My Early Years: 1920s-30s

Munir Kadri


Munir Kadri

Dr. Kadri, a surgeon, lives in New Zealand. He was born in 1927, and grew up in Ahmedabad.

Editor's note: This article originally appeared on It is reproduced here with Dr. Kadri's consent.

I was born left-handed. I do not know if this was fortunate or unfortunate. However, it is interesting to note that our son Sunil was also born left-handed and I now note that many global visionaries have been left handed.

I was born on 6 December 1927. Back then, left-handedness was viewed as a handicap for a variety of reasons, including the use of the left hand for ablution. It was considered mandatory to convert left-handed children into right-handed ones. So attempts were made, especially on the part of my mother, to convert me into right handed via a myriad of methods which included both incentives and disincentives. Initially I was reminded repeatedly which was my right hand and which was the left. Naturally, I still used my left hand for most functions. When the verbal incentives were exhausted at one point, I was lightly branded on the back of my right hand to make the message clear. When I started to write it was compulsory for me to use my right hand. This of course created a certain confusion in my mind.

We now know pretty well that the manual and oral centres in the brain are situated on the side opposite of the hand you are using. But at that time, this sort of disruption in the centres developing in the brain was not quite appreciated. On commencing school, things got worse. Firstly, our mother tongue was Urdu while the medium of instruction in the school was Gujarati. Further, I could not comprehend the mathematical figures and got quite confused between the symbols. My school reports started to come home noting my poor performance.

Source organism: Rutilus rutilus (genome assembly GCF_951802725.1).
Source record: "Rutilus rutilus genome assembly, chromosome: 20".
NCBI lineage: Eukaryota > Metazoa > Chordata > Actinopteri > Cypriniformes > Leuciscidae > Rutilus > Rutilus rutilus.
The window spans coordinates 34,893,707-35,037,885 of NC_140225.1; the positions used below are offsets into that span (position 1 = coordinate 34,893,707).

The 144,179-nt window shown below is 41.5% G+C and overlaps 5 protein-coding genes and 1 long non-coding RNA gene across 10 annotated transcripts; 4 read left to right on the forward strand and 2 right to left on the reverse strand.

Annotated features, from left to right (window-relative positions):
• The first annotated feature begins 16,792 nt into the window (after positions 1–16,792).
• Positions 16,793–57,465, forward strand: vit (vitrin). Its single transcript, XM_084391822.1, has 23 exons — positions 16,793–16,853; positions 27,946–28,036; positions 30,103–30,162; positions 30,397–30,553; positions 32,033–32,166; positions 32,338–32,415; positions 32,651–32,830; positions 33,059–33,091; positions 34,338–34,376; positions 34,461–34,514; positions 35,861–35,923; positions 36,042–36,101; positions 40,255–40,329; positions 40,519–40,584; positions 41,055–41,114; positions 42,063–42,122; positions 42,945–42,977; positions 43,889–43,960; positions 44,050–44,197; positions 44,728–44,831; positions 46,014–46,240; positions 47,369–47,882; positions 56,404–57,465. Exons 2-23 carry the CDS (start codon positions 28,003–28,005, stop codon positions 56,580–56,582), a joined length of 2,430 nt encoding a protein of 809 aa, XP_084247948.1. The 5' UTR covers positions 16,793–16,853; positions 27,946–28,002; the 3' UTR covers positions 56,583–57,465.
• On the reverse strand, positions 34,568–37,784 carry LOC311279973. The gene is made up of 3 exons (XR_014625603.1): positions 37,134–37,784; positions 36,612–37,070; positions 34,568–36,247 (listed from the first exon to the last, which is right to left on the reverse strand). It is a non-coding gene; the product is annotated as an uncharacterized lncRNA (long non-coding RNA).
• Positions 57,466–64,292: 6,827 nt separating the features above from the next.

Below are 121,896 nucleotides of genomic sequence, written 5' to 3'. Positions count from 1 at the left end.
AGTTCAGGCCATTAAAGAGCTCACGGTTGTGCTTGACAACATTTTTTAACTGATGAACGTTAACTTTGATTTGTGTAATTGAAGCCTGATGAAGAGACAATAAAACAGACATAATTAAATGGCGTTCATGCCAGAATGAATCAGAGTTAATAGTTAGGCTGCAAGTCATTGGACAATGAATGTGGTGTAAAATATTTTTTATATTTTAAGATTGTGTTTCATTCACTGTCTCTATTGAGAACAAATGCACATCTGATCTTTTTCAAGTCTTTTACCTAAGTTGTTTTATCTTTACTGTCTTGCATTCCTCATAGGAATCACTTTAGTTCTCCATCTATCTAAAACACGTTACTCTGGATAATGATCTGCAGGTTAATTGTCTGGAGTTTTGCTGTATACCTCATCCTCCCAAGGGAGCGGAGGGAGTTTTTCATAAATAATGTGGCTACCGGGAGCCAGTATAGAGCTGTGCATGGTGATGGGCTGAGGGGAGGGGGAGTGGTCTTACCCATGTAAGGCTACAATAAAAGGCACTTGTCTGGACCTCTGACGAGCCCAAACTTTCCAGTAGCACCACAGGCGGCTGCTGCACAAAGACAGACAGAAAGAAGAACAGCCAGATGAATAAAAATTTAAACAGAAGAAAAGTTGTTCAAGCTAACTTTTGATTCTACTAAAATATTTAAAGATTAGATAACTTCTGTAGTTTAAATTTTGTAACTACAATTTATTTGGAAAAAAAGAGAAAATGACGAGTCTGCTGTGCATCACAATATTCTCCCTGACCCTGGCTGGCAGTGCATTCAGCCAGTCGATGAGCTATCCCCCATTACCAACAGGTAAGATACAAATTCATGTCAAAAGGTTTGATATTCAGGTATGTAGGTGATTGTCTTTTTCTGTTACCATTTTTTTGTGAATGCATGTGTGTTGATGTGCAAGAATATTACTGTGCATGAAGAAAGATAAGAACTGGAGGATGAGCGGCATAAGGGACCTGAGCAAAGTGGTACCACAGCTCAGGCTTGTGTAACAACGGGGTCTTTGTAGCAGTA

By the fourth standard, my grades were consistently poor. I had convinced myself that I was not up to the standard expected by my family and had lowered my sights. By this time, moving films had arrived in Ahmedabad and my older brother Zia used to take us to the movies every now and then. I decided at this point that I wanted to be a movie usher - that was the height of my ambition. This lack of self-esteem created a situation whereby my performance was considered not only inadequate but also very disappointing by my parents. Fortunately, this was about the time that one of our maternal uncles had returned from United States after obtaining a degree in preventive medicine.

This uncle of mine, Fakhruddin Hussain Khan, advised my parents that all my confusion and bad performance in the school was because of the forced conversion from my left to right hand. He went on to recommend that I should be sent to a school where the medium of instruction was same as my mother tongue. As a result of this, after lot of thinking and re-thinking, it was decided, when I was nine years old, that I should be sent to a new nationalist school in Delhi called Jamia Millia.